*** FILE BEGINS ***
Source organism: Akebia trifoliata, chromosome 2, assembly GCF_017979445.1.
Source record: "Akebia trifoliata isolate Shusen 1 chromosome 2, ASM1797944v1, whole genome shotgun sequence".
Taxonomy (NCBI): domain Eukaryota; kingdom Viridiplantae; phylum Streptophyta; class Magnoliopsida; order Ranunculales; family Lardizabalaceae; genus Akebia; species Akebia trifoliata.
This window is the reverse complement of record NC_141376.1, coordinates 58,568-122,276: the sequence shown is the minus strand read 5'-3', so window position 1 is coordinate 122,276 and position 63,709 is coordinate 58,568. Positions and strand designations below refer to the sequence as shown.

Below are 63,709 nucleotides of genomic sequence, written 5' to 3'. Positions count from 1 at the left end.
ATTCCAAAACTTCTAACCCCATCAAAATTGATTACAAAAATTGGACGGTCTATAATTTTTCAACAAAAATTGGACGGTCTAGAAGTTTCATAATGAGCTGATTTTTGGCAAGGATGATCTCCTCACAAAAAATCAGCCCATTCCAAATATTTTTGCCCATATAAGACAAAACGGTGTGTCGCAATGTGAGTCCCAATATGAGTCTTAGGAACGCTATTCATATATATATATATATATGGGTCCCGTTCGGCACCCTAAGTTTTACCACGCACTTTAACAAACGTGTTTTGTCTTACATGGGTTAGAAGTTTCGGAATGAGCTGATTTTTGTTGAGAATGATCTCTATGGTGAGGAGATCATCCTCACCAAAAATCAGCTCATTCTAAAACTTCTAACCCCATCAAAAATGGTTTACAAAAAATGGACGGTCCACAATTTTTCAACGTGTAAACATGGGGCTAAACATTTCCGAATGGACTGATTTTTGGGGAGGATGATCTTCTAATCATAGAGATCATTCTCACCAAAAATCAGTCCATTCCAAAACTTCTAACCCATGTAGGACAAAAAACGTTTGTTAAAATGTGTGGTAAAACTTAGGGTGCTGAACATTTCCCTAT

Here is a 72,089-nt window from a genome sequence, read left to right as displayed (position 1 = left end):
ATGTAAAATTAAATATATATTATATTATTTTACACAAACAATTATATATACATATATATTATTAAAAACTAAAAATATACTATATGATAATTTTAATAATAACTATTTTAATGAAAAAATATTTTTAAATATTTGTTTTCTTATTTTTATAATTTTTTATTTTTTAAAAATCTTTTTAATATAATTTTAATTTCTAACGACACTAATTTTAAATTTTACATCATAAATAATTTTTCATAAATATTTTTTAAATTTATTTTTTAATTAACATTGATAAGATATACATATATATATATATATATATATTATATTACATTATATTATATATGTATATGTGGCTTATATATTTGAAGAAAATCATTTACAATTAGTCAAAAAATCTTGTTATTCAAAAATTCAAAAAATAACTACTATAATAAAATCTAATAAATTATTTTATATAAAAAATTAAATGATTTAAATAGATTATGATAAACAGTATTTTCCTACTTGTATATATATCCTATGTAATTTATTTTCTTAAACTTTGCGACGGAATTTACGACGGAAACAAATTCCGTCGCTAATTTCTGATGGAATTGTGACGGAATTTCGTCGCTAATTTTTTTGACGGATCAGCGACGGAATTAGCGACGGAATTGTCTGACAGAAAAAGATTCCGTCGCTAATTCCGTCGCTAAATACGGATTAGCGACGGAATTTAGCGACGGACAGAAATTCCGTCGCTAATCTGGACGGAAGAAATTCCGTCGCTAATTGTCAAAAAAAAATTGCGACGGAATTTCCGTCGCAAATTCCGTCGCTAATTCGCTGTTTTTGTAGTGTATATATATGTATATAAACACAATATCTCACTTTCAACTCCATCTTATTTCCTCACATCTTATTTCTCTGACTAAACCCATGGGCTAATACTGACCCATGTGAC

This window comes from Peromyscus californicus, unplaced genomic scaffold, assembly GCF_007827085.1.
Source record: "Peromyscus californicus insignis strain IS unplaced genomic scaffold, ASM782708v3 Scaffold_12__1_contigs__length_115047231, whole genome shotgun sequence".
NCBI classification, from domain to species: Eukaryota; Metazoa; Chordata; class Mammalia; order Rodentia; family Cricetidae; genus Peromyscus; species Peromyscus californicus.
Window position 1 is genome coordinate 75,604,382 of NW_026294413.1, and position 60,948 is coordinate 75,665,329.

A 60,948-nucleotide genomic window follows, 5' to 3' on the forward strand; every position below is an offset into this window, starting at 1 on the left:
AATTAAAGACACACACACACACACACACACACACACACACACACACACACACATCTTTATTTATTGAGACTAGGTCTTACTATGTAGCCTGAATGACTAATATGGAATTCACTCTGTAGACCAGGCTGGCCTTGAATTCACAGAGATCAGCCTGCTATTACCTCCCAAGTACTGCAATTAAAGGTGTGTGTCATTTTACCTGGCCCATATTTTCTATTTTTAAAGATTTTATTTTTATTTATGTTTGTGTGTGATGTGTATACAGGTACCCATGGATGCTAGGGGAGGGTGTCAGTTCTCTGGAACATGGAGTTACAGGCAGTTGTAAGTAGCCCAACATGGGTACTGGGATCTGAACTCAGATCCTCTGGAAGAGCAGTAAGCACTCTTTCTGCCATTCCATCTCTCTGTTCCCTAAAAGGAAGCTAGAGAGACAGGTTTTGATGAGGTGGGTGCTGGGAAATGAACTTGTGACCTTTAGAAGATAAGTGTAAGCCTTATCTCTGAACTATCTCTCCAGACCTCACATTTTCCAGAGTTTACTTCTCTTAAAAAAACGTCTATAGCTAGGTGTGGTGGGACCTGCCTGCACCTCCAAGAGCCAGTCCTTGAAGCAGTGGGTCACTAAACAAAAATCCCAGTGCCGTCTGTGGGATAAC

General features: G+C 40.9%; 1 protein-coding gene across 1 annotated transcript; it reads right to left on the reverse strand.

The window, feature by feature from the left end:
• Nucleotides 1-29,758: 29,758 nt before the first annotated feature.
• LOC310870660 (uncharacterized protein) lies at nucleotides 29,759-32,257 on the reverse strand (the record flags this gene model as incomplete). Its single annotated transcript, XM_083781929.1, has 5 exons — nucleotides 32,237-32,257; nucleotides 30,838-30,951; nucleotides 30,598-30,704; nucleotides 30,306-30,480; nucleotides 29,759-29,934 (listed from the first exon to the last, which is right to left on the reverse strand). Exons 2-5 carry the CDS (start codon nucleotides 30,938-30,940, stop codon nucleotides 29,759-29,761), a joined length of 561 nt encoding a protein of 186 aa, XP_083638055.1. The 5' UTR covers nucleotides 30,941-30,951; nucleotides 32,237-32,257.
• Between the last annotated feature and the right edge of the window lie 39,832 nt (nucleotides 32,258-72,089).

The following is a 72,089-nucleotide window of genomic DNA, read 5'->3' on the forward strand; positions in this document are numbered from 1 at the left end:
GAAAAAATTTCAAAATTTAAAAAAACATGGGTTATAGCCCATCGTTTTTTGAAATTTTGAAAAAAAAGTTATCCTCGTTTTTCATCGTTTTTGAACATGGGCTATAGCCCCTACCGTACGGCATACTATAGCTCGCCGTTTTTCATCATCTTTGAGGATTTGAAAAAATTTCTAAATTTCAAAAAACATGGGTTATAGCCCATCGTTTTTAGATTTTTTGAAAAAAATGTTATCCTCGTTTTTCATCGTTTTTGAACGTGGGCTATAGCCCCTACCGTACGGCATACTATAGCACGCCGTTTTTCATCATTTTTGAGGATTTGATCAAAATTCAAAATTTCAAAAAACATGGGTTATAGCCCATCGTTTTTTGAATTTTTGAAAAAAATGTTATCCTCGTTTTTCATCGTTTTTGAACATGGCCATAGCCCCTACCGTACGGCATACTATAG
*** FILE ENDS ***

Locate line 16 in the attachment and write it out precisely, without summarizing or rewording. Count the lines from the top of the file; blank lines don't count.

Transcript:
The window, feature by feature from the left end: